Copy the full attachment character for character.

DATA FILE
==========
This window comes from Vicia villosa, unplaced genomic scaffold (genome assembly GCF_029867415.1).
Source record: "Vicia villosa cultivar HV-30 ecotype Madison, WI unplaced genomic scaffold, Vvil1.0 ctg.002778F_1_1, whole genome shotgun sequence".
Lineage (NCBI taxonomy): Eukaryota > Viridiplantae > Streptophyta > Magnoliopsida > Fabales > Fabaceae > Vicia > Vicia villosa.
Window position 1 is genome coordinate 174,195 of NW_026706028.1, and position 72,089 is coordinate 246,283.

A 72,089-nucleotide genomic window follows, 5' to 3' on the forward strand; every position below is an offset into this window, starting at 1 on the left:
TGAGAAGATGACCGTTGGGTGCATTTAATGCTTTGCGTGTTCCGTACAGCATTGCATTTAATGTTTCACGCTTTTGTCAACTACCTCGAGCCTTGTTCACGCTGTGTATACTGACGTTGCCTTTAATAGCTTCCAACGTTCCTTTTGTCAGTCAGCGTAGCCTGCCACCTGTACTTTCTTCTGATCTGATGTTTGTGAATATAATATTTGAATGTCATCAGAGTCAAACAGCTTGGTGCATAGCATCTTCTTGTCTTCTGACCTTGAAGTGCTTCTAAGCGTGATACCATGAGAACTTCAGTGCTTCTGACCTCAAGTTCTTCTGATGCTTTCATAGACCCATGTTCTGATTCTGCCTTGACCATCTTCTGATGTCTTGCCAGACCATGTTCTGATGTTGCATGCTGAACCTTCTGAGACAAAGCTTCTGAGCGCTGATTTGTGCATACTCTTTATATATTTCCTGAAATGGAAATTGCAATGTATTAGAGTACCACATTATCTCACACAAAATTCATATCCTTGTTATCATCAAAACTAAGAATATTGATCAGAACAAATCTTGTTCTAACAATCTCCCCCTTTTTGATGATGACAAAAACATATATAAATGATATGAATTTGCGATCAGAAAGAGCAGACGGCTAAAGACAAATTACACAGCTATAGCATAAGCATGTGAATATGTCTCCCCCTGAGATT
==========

This window comes from Vicia villosa, unplaced genomic scaffold (genome assembly GCF_029867415.1).
Source record: "Vicia villosa cultivar HV-30 ecotype Madison, WI unplaced genomic scaffold, Vvil1.0 ctg.002778F_1_1, whole genome shotgun sequence".
Lineage (NCBI taxonomy): Eukaryota > Viridiplantae > Streptophyta > Magnoliopsida > Fabales > Fabaceae > Vicia > Vicia villosa.
Window position 1 is genome coordinate 174,195 of NW_026706028.1, and position 72,089 is coordinate 246,283.

A 72,089-nucleotide genomic window follows, 5' to 3' on the forward strand; every position below is an offset into this window, starting at 1 on the left:
TGAGAAGATGACCGTTGGGTGCATTTAATGCTTTGCGTGTTCCGTACAGCATTGCATTTAATGTTTCACGCTTTTGTCAACTACCTCGAGCCTTGTTCACGCTGTGTATACTGACGTTGCCTTTAATAGCTTCCAACGTTCCTTTTGTCAGTCAGCGTAGCCTGCCACCTGTACTTTCTTCTGATCTGATGTTTGTGAATATAATATTTGAATGTCATCAGAGTCAAACAGCTTGGTGCATAGCATCTTCTTGTCTTCTGACCTTGAAGTGCTTCTAAGCGTGATACCATGAGAACTTCAGTGCTTCTGACCTCAAGTTCTTCTGATGCTTTCATAGACCCATGTTCTGATTCTGCCTTGACCATCTTCTGATGTCTTGCCAGACCATGTTCTGATGTTGCATGCTGAACCTTCTGAGACAAAGCTTCTGAGCGCTGATTTGTGCATACTCTTTATATATTTCCTGAAATGGAAATTGCAATGTATTAGAGTACCACATTATCTCACACAAAATTCATATCCTTGTTATCATCAAAACTAAGAATATTGATCAGAACAAATCTTGTTCTAACAATCTCCCCCTTTTTGATGATGACAAAAACATATATAAATGATATGAATTTGCGATCAGAAAGAGCAGACGGCTAAAGACAAATTACACAGCTATAGCATAAGCATGTGAATATGTCTCCCCCTGAGATT